Are You Ready for the Metaverse?

COM faculty, alums and students are doing real work in a virtual world

Megan Thee Stallion standing sideface in a virtual scene.

Gohree Kim ('12, Questrom'12) works at AmazeVR, a company developing tools to produce virtual concerts for artists like Megan Thee Stallion (pictured above). Image courtesy of Amaze VR

November 28, 2022
Twitter Facebook


Are You Ready for the Metaverse?

Margaret Wallace fishes an Oculus 2 headset out of a paper shopping bag. She pulls the boxy white goggles over her eyes, grabs the two controllers from her office desk and begins swiping her right hand in various patterns, trying to remember which will unlock the device. She hasn’t used it since moving back to Boston from San Francisco a few weeks ago. 

Once Wallace gets into her Meta account, she hands over the headset and controllers to me. I slip it on and my eyes adjust to the depth of field as a familiar sight appears: an app menu. With a point and a click, I load a Megan Thee Stallion concert demo from AmazeVR. Suddenly I’m sailing forward over a computer-generated body of water. Wallace excuses herself and says she’ll be back in half an hour.

Margaret Wallace.

It feels like I’m on a roller coaster that’s gently climbing before the real ride begins. I glide into what looks like a cross between the Death Star and the USS Enterprise. A door opens to reveal a circular stage in the middle of a dark metal room. I feel the motion in my stomach and brace myself for whatever might come next, then the haptic feedback function in the controllers sends an anticipatory tingle through my hands before the lights come on and the rapper herself appears in front of me in three dimensions. She launches into her 2020 hit song “Body.” 

Welcome to the metaverse, where the real and the virtual merge in spectacular fashion.

Wallace (’89) is one of COM’s newest hires, an associate professor of the practice who spent the previous three decades in the video game industry. She founded Playmatics, an interactive game studio, in 2009, and was the head of gaming technology and metaverse for the Swiss blockchain company PraSaga. At COM, Wallace will use that experience in the Media Ventures Program, where students learn how to develop their ideas into products and businesses that sit at the intersection of media and technology.

Wallace confesses that her definition of metaverse might differ from someone else’s. “There’s little consensus,” she says. “It’s continuously evolving.” To some, the metaverse is an immersive digital world where anything we do in real life will have a virtual equivalent. To others, that’s the stuff of science fiction and the metaverse will exist as isolated experiences, where the overlap of virtual and real worlds makes sense—such as in video games, online shopping or, as I’m learning, virtual concerts. Either way, demand is high for creative, digital-savvy thinkers, and Wallace is helping COM students navigate into this uncertain future.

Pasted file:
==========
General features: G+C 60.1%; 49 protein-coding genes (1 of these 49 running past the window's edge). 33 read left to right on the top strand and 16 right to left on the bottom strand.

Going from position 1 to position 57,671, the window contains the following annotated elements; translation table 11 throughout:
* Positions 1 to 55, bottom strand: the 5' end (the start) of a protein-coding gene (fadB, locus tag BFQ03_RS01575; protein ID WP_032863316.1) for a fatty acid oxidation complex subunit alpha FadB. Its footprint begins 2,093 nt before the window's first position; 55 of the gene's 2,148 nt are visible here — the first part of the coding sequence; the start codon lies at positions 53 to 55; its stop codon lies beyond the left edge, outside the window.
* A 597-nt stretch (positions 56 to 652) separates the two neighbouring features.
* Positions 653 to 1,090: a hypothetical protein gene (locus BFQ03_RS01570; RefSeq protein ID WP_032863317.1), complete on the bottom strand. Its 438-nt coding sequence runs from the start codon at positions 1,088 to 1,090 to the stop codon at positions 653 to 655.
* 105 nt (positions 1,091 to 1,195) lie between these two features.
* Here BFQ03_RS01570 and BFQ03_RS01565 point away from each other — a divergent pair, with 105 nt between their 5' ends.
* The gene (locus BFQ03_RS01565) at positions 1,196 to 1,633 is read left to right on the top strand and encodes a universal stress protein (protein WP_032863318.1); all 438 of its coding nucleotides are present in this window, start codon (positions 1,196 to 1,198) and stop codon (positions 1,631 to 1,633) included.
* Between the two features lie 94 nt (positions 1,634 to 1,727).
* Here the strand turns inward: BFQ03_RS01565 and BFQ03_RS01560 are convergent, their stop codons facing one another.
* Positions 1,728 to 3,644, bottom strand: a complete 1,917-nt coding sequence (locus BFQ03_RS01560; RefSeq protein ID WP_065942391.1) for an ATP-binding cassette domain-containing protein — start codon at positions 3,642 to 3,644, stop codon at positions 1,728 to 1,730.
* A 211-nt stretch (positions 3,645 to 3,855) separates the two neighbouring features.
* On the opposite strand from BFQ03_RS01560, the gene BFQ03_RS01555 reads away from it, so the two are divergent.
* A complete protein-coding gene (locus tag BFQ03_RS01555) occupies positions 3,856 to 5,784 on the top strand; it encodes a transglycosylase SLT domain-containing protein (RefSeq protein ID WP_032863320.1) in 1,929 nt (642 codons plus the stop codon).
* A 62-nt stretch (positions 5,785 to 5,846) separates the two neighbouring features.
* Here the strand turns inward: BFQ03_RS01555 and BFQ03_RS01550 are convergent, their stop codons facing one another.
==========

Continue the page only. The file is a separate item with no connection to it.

The Metaverse’s BU Roots

Author Neal Stephenson (CAS’81) created and named the first metaverse in his cyberpunk novel Snow Crash (Bantam Books, 1992). Avatars populate virtual buildings and streets, socialize, spend digital currency and dodge computer viruses. Despite being a dystopian vision of the future, Stephenson’s novel influenced a generation of coders, gamers and tech entrepreneurs—many of whom have devoted their careers to making elements of his fiction into reality. 

Thirty years later, technology is catching up to Snow Crash

Mark Zuckerberg changed the name of his company to Meta and placed a huge bet on being able to create a virtual platform that will host the work and play of billions of people. But so far, building that virtual world has cost a lot of very real money while users and investors remain unimpressed. A recent study of Decentraland, another metaverse project, revealed that it had as few as 38 active users a day.

It’s been pretty apparent to me for a long time that things I’ve been working on in the video game industry are extending into other areas.

Margaret Wallace

As newcomers struggle to find footing in the metaverse, there is one industry that has thrived: gaming. Every day, millions of people compete, socialize and spend money in immersive video games like Fortnite. In 2020, nearly 28 million people reportedly watched an avatar of rapper Travis Scott perform a virtual Fortnite concert

“I see how much games impact people, and it really resonates with me,” Wallace says. One of her first jobs was with P.F. Magic, which designed virtual pets. More than two decades later, she says, she still comes across fan sites raving about the product. “It’s been pretty apparent to me for a long time that things I’ve been working on in the video game industry are extending into other areas.” 

The Next Internet

Jodi Luber, an associate professor of film and television and associate dean of faculty and student actions, admits she wasn’t paying attention to the metaverse until Facebook’s name change. Now, she says, she feels her students’ excitement about it. “They’re all digital natives who have grown up with the technology.”

The metaverse, says Luber (CGS’84, COM’86,’89), is “the next iteration of the internet—but what are we going to use it for and how are we going to use it?” Those are the types of questions she brings to her students in the Media Ventures Program, where the goal is to develop the plan for a startup. “You look for areas where you can innovate. What can you do that’s going to be different, or add value?”

The word “metaverse” doesn’t appear in any of the 2022 Media Ventures projects, but here are some of the ideas students came up with: virtual recording studio, remote work and collaboration platform, AI-powered fashion platform and 3D modeling and game development tools. Whether or not those students were thinking about the metaverse, they were very much focused on the future of the internet.